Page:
Was the B-24 a heavy bomber?

Was the B-24 a heavy bomber?

B-24, also called Liberator, long-range heavy bomber used during World War II by the U.S. and British air forces. It was designed by the Consolidated Aircraft Company (later Consolidated-Vultee) in response to a January 1939 U.S. Army Air Force (USAAF) requirement for a four-engined heavy bomber.

How many b24 are left?

Of the 19,256 B-24, PB4Y, LB-30 and other model variants in the Liberator family produced, thirteen complete examples survive today, two of which are airworthy. Eight of the thirteen aircraft reside in the United States.

How many B 24s are left?

What was the flying coffin?

A World War II aircraft unofficially known as a “Flying Coffin” has been found in Italy. The heavy bomber Consolidated B-24 Liberator earned its nickname when crew members found it difficult to fly, thanks to its “stiff and heavy controls,” Discovery News reports.

What kind of bomber was the Consolidated B-24 Liberator?

Consolidated B-24 Liberator. The Consolidated B-24 Liberator is an American heavy bomber, designed by Consolidated Aircraft of San Diego, California. It was known within the company as the Model 32, and some initial production aircraft were laid down as export models designated as various LB-30s, in the Land Bomber design category. At its…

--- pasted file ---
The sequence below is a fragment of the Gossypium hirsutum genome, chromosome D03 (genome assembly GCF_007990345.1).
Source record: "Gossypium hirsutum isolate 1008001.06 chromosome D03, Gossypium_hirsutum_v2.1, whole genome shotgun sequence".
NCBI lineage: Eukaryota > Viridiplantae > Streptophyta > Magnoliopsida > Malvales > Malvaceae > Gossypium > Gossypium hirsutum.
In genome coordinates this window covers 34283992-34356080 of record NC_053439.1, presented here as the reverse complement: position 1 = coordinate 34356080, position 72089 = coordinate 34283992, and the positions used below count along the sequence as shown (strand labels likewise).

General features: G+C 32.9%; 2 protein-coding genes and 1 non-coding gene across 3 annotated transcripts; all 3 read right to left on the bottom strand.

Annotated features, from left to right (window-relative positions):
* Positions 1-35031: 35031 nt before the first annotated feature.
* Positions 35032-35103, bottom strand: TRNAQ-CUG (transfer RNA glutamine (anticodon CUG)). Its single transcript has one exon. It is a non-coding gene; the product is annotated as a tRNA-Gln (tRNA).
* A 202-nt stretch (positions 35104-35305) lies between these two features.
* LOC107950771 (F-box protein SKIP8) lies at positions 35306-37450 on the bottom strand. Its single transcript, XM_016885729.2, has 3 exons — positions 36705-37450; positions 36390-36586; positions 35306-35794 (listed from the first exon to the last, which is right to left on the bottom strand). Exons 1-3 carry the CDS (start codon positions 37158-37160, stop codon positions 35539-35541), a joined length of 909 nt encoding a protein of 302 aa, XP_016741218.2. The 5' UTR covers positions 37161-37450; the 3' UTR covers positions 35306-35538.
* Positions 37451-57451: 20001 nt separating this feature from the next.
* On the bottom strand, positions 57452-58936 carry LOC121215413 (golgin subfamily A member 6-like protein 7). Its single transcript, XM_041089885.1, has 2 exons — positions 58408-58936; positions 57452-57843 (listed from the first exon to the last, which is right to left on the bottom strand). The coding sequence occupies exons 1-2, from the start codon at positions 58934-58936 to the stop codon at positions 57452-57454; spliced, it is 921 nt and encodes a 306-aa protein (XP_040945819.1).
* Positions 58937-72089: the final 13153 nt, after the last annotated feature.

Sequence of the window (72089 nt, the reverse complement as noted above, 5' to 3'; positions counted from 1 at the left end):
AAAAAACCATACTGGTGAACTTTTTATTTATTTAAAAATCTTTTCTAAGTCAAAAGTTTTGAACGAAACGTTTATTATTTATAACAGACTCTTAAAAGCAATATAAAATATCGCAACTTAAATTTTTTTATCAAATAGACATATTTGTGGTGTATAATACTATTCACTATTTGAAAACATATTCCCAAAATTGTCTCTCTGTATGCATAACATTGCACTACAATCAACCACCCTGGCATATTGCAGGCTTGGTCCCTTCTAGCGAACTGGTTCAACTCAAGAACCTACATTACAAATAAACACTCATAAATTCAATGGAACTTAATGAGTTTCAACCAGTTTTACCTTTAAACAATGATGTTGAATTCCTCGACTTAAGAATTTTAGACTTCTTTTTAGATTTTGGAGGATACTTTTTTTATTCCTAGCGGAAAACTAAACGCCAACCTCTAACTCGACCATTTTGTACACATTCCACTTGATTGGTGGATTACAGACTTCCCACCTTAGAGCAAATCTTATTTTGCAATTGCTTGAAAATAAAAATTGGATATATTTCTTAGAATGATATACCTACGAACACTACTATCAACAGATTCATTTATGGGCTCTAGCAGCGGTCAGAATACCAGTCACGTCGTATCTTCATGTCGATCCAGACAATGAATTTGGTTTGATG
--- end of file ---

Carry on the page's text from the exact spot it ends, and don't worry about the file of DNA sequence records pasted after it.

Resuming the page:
Where does the navigator sit on a B-24 Liberator?

Immediately behind the bombardier is the navigator’s table and swivel seat, the navigator sitting facing backwards at his table, on the bulkhead in front of him are his flux gate compass indicators and other navigational instruments.

How big is the circumferential frame on a B-24 Liberator?

Circumferential frames or stations are of aluminium lipped-channel and are notched to pass over the stringers and the spacing between stations is approximately 1ft 6in. Numbering is from 0 which is a datum point in the extreme nose to the datum point 10.0 at the tail.

Where was the gun turret located on a B-24 Liberator?

The tail gunner’s powered twin-gun turret was located at the end of the tail, behind the tailplane. The B-24 featured a tricycle undercarriage, the first American bomber to do so, with the main gear extending out of the wing on long, single-oleo strut legs.

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